I came across this cartoon yesterday which illustrates perfectly how the church should respond in times of crisis.
We may have closed the doors and left the building but God hasn’t gone anywhere and the church is still on the move.
For some pretty obvious reasons, we may not be as visibly active as we might like. I know, though, that a lot of you are keeping in touch with one another, are praying for those in need and are ready to get involved when and where you can. It’s certainly not easy to have to undergo this enforced period of what looks like inaction, when we are used to being very busy.
In some respects, the position we are in today reminds me of what the early church must have been like. They represented a minority belief, couldn’t worship publicly but were strongly committed to a cause that affected every part of their lives. They were also convinced that faith was something that was personal but it was also to be expressed and shared.
We have to face reality: we can’t avoid the seemingly indiscriminate nature of the virus and the concern it is causing for so many. We haven’t walked this path before and we hope and pray that it will soon be over and we won’t have to travel this way again. How do we make sense of it all?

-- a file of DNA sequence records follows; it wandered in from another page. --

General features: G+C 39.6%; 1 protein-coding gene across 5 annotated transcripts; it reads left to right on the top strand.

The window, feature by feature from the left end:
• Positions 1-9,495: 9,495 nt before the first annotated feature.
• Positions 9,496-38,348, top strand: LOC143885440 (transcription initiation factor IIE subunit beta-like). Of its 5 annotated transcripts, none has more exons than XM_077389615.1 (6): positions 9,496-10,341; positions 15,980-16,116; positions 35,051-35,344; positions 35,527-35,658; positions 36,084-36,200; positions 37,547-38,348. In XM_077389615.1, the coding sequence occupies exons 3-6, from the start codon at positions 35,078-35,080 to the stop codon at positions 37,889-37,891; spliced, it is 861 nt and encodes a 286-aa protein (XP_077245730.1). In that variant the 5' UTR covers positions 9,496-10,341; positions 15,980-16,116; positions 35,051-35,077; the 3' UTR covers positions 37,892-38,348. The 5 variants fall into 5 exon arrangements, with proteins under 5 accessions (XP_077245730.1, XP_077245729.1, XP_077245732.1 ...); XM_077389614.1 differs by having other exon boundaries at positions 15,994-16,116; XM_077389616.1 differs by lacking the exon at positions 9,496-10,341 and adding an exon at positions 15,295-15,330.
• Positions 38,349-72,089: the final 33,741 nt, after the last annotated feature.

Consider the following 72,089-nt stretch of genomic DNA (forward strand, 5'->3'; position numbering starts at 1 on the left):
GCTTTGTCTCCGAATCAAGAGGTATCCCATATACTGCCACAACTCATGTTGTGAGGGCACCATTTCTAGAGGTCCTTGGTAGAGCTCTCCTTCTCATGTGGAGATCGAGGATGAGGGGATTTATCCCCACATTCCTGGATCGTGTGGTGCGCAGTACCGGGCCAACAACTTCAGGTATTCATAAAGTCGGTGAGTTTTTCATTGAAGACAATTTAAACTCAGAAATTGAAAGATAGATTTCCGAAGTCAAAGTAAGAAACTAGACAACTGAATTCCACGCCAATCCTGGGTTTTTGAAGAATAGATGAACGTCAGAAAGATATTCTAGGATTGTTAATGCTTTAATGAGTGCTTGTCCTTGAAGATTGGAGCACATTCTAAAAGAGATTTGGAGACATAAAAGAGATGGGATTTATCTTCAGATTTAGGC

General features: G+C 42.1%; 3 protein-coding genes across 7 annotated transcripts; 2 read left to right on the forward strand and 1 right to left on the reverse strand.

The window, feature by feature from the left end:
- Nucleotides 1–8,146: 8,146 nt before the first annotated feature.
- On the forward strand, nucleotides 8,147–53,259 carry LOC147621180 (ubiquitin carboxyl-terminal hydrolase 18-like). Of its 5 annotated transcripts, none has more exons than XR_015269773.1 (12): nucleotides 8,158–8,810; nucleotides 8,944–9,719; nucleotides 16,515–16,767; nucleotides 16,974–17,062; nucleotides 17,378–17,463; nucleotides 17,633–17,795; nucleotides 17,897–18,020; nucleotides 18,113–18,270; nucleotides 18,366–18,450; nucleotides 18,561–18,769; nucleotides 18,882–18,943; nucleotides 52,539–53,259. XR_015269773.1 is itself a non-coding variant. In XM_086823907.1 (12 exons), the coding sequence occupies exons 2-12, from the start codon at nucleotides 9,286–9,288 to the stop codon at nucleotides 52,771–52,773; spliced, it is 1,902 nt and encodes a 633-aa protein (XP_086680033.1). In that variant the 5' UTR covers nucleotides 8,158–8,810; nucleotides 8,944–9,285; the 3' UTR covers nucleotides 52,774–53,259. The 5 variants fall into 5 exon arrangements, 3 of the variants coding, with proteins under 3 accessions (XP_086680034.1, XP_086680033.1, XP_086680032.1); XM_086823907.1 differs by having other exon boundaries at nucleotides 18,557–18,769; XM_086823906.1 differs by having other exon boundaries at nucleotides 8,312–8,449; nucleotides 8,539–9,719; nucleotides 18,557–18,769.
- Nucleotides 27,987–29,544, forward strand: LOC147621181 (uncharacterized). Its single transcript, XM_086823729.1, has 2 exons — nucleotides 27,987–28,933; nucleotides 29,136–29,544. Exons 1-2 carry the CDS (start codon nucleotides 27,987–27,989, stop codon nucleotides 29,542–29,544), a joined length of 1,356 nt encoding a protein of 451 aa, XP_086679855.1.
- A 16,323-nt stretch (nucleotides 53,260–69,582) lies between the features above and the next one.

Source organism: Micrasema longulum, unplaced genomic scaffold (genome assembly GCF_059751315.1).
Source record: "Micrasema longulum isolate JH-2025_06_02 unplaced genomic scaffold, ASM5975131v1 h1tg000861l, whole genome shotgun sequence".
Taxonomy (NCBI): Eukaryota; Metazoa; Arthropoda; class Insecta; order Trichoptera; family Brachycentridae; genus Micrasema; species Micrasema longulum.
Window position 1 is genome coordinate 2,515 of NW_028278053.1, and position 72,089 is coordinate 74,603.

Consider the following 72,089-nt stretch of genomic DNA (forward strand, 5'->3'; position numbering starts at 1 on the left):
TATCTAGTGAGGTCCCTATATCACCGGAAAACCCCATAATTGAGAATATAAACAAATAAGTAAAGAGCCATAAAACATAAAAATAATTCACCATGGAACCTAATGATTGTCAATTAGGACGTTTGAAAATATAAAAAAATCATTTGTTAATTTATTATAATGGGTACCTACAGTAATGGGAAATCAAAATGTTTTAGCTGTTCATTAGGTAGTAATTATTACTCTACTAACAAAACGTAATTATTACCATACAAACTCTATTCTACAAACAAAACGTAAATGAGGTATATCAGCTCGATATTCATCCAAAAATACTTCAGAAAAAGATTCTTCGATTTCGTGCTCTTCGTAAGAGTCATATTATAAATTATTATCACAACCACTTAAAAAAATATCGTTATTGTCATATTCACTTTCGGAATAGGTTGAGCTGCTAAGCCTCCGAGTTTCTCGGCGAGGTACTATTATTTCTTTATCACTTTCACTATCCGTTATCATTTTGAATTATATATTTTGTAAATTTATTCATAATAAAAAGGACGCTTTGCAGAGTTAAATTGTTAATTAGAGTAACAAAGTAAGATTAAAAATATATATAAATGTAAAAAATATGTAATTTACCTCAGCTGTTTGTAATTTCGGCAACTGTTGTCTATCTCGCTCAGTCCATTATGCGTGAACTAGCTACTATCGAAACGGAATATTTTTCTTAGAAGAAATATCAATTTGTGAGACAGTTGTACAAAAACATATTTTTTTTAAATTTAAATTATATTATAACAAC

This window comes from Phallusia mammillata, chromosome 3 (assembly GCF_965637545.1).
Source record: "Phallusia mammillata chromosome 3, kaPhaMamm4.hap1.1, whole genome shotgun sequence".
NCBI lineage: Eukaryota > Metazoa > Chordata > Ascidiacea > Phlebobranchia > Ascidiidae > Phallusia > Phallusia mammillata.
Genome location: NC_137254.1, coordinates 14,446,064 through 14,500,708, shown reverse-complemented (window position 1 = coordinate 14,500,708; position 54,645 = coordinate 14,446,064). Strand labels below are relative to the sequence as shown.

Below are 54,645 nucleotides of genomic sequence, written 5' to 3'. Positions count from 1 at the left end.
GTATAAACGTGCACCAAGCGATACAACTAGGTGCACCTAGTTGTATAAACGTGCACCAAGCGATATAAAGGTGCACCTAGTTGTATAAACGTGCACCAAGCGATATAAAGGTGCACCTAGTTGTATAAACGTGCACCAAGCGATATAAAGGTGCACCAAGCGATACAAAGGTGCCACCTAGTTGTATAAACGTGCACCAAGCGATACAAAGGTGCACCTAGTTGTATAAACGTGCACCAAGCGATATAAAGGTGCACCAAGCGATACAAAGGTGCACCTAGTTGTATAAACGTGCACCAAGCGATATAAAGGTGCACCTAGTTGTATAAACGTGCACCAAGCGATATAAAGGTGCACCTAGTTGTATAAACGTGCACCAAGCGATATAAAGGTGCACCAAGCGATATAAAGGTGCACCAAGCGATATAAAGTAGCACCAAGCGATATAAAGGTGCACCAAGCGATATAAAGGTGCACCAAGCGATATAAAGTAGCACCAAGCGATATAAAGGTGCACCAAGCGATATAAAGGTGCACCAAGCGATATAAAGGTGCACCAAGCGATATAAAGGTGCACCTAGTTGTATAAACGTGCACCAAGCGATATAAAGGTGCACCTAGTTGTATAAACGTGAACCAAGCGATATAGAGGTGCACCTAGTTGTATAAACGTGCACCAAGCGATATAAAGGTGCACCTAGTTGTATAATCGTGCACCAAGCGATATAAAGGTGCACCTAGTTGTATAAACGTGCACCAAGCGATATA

When Paul wrote to the early church, he was trying to help them make sense of their faith in a world that seemed to be falling apart. Sounds familiar?
… we have this treasure in jars of clay to show that this all–surpassing power is from God and not from us. We are hard pressed on every side, but not crushed; perplexed, but not in despair; persecuted, but not abandoned; struck down, but not destroyed (2 Corinthians 4: 7 – 9)
We may feel fragile: we do feel helpless and we often can’t make any sense of what is going on. (Admittedly some of this is not helped by messages from churches who see this more in terms of God’s judgment than anything else: it’s not a view to which I subscribe).
Yet in the midst of this uncertainty there stands the one in whose hands are all the corners of the earth: the all-knowing, all powerful, ever present, all loving God.
Emmanuel. The prophecy of Isaiah: God with us. Not with someone else, with us. For us. Alongside us. Within us. What a wonderful thing to know – even in self isolation there’s always someone who will cross the threshold, come into your room and be with you.
Let’s rest in God, making that our work for some time today.